Even though women are increasingly involved in terrorism in Africa, it has become evident that their role is not well understood.
Their potential in addressing terrorism is also often overlooked since such violence, including suicide bombings, has been traditionally perceived as the preserve of men.
This perception is further reinforced by the mainstream media, which often represents women as bystanders or victims of terrorism. This fact ought to be critically analysed, considering the rise in female suicide bombers in West Africa and cases of women involvement in violent extremism in East Africa through marriage to terrorists, commonly referred to as jihadi/Al-Shabaab brides.
A frontline terrorist attack by three women was witnessed in Mombasa last Sunday, coinciding with the 15th anniversary of the September 11, 2001, Al Qaeda attacks on US targets.
A quick analysis of the media coverage of the attack draws a sharp similarity with the style of reporting in Nigeria, Niger, Chad, and Cameroon, where the narrative superficially emphasised the violent and ruthless nature of State machinery regarding law and order in the context of terrorism.
Since terrorism thrives on publicity, the media’s moral obligation is to deny terrorists that privilege in order to set the agenda to counter violent extremism through a special way of reporting that could help the State, the international community, and ordinary citizens to understand and forestall women’s role in violent extremism.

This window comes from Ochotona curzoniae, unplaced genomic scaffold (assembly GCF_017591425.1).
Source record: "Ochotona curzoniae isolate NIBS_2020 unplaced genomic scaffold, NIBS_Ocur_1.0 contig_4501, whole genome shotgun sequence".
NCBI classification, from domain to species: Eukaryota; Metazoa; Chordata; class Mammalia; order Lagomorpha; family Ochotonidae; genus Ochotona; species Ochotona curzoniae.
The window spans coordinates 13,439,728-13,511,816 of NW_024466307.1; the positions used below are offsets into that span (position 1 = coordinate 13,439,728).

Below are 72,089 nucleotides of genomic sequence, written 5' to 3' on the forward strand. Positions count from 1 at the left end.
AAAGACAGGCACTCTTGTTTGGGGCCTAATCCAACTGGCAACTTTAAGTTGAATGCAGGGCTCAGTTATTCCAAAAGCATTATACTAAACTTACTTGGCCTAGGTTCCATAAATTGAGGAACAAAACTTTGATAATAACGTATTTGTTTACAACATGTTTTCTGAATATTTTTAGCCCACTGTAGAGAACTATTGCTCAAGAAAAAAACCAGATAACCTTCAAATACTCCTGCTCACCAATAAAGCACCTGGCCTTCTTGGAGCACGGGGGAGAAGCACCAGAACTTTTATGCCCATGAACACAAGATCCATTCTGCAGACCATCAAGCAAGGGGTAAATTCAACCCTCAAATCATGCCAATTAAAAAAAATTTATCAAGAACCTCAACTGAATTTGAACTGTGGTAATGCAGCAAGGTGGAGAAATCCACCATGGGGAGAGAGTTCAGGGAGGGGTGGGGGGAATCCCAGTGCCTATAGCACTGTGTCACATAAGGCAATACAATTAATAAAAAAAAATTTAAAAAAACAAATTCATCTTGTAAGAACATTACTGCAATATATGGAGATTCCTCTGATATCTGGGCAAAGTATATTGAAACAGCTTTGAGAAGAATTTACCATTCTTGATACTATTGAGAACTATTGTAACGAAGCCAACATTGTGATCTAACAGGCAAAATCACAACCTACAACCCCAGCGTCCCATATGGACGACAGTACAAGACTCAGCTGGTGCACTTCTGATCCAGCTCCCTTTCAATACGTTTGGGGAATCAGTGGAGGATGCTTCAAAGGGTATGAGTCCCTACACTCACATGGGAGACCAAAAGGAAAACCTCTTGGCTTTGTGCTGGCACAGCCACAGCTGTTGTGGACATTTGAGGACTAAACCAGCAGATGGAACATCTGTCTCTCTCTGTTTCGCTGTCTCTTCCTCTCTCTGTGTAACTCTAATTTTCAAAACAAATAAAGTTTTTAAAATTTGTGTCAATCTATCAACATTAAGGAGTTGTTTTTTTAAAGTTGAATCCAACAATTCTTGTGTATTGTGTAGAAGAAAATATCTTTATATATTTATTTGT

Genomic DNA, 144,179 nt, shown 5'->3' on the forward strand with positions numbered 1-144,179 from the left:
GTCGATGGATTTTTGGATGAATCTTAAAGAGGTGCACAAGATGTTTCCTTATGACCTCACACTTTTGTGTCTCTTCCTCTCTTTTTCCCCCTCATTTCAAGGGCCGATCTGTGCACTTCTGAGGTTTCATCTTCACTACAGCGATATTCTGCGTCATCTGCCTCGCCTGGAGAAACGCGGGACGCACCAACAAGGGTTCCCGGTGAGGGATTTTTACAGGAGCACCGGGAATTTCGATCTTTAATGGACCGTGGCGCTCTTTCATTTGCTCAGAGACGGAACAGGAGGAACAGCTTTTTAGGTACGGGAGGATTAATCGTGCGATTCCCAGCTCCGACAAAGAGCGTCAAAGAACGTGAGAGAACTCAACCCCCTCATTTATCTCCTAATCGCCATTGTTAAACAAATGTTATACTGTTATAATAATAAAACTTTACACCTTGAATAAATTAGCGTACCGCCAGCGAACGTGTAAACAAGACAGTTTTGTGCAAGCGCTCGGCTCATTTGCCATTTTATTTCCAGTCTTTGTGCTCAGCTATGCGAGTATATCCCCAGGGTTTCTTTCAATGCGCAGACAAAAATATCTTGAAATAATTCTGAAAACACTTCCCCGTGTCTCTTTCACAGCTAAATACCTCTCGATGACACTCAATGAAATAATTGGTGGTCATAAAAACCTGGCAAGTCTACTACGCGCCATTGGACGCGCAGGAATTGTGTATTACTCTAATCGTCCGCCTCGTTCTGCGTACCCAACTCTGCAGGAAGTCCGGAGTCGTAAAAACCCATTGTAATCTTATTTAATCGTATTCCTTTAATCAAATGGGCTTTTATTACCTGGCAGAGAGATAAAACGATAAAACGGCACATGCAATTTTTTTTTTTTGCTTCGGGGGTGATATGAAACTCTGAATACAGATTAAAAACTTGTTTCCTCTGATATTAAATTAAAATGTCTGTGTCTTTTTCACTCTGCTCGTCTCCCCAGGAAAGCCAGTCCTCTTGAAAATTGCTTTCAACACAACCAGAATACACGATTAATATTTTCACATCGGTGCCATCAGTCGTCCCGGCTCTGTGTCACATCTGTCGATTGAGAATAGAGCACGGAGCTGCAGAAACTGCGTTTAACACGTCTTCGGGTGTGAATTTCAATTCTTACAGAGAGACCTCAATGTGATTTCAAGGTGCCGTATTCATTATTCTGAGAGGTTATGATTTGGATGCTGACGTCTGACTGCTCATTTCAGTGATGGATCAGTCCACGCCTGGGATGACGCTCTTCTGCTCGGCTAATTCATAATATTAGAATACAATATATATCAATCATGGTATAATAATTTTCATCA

This calls for the utilisation of media approaches in a creative yet responsive public system of reward and punishment where female terrorism is exposed and judicial convictions well reported to discourage deviance.
The media’s portrayal of terrorism in general and women’s role in it in particular is important because of the role it plays in the social construction of reality that would influence both the public and policymakers when responding to female violent extremism in sub-Saharan Africa.
Media reports of the Sunday incident, for example, show that one of the attackers had previously been arrested by the Anti-Terrorism Police Unit.
However, she was released for lack of evidence. More such cases should be reported so that the public is aware of would-be terrorists among them.
The Mombasa incident reminds us of Kenya’s vulnerability to terrorism. Part of the reason why Kenya is at risk is due to its moderately pro-Western policies that have seen the country at the frontline of the international war on terrorism and other socio-economic, political, and cultural factors.
Socio-economically, Kenya seems to have a complex mix of highly educated skilled workers vis-à-vis low employment opportunities and low salaries for the few who are employed.
Kenya’s privileged status as the gateway to East and Central Africa, a regional beneficiary of the global political-economy, as far as the free market or globalisation is concerned, does not seem to have delivered any public goodies for its rising young population.
This situation is compounded by government policies that are only good on paper regarding the youth, affirmative action, and the central role that women should play in key leadership and governance positions.
This reality has made many women vulnerable, stretched the imagination of many youths to the point of deprivation, and consequently conceived socio-economic discontent and violence.
Dr Ogenga is a Southern Voices Network Scholar at the Woodrow Wilson International Center for Scholars, Washington DC, USA, and teaches in the Department of Communication, Journalism, and Media Studies, Rongo University College. [email protected]